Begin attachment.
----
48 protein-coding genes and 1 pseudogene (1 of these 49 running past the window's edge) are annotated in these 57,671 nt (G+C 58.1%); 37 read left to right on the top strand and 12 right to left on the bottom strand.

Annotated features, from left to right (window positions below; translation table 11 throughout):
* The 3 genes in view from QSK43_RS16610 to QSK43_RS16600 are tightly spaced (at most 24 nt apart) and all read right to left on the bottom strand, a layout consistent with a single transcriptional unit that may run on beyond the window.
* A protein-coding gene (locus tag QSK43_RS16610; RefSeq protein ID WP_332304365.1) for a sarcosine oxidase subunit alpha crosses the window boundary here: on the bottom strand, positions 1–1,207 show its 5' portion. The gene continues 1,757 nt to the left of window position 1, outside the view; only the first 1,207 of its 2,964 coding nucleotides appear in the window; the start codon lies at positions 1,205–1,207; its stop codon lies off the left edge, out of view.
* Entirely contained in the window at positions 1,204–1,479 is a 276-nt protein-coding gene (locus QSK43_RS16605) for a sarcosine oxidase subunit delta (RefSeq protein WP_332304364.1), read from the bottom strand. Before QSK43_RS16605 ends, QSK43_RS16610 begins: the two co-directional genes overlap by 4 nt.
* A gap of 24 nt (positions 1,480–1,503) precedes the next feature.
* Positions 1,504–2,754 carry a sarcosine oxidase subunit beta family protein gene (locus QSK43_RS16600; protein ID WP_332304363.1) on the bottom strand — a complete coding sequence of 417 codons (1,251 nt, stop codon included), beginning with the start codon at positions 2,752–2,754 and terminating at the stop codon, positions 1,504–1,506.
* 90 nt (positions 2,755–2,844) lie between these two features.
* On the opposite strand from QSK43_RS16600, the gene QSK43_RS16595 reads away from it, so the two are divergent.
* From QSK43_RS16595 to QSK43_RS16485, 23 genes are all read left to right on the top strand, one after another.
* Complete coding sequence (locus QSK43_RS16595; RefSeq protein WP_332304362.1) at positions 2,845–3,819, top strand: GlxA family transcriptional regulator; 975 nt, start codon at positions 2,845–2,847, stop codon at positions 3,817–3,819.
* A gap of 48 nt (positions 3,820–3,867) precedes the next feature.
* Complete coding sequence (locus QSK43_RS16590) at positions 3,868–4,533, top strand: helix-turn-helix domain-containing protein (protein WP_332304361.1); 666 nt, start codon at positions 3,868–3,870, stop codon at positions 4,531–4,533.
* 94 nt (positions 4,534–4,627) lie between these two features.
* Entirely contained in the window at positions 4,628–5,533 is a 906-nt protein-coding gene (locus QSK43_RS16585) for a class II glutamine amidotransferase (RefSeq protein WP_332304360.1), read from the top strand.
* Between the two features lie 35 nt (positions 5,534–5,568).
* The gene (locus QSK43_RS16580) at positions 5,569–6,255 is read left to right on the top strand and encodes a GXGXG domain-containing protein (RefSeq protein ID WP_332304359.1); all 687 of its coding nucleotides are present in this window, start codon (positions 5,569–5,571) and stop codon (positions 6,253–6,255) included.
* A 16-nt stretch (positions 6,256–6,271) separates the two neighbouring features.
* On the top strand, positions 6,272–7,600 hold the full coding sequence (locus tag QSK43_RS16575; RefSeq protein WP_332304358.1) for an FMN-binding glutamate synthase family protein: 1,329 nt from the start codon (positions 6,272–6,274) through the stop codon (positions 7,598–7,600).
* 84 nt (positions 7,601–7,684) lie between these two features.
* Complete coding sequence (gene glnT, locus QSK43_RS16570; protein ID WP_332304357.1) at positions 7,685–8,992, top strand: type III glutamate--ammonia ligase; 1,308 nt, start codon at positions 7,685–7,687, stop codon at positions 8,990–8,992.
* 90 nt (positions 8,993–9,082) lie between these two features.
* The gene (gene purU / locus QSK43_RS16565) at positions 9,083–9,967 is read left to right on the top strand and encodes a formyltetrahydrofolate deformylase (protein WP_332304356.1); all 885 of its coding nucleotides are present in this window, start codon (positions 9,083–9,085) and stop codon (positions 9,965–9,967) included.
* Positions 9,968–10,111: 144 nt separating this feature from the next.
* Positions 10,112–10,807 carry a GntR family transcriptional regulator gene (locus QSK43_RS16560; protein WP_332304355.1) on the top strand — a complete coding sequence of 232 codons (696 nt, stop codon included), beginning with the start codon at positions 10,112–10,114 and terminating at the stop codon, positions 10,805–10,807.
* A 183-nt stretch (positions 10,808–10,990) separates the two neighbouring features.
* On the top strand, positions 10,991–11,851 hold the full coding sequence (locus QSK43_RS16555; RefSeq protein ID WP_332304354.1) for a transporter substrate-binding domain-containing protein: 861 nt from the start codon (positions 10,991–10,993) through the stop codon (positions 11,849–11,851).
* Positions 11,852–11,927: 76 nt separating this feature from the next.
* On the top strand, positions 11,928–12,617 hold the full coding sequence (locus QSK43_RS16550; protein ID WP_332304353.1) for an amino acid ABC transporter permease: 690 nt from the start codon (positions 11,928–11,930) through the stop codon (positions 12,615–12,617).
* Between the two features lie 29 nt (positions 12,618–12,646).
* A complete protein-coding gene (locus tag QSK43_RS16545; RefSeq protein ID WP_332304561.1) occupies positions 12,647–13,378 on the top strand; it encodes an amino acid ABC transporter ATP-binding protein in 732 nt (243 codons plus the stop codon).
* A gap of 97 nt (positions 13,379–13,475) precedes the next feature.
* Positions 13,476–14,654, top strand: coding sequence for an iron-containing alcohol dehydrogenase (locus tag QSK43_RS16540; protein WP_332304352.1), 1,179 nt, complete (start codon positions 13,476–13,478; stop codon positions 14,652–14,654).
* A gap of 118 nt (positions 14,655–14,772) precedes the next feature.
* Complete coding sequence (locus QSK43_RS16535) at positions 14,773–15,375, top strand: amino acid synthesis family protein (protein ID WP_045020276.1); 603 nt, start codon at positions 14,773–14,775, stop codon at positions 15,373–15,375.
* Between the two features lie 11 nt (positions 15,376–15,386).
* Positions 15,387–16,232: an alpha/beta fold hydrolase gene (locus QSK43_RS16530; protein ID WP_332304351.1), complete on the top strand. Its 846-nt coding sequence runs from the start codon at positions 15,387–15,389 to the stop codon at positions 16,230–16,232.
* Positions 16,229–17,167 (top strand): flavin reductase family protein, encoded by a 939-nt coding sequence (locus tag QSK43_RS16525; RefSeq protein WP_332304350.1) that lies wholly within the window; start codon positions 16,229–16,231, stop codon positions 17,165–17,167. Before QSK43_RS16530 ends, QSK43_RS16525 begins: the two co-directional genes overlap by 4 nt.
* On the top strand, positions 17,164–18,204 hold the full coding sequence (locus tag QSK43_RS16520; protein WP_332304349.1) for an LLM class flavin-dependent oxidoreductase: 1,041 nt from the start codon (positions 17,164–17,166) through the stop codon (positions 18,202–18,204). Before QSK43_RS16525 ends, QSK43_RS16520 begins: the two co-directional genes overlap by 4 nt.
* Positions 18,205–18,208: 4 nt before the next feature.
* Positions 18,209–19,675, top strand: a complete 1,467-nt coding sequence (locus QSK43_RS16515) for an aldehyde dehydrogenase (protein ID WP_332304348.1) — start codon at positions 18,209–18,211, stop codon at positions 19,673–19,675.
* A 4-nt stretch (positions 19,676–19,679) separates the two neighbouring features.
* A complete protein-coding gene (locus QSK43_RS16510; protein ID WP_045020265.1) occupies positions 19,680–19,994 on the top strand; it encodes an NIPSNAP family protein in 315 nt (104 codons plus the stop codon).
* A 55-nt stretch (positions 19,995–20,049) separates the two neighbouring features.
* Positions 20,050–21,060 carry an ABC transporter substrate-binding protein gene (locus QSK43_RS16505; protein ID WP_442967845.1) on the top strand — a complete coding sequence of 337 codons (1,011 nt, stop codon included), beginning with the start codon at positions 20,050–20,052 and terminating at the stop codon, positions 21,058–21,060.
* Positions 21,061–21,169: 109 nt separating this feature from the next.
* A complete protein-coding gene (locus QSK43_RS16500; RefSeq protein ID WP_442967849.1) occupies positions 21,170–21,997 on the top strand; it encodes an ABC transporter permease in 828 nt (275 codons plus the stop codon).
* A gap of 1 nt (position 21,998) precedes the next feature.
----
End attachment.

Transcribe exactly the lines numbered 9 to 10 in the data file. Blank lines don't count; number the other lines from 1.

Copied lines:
* On the opposite strand from QSK43_RS16600, the gene QSK43_RS16595 reads away from it, so the two are divergent.
* From QSK43_RS16595 to QSK43_RS16485, 23 genes are all read left to right on the top strand, one after another.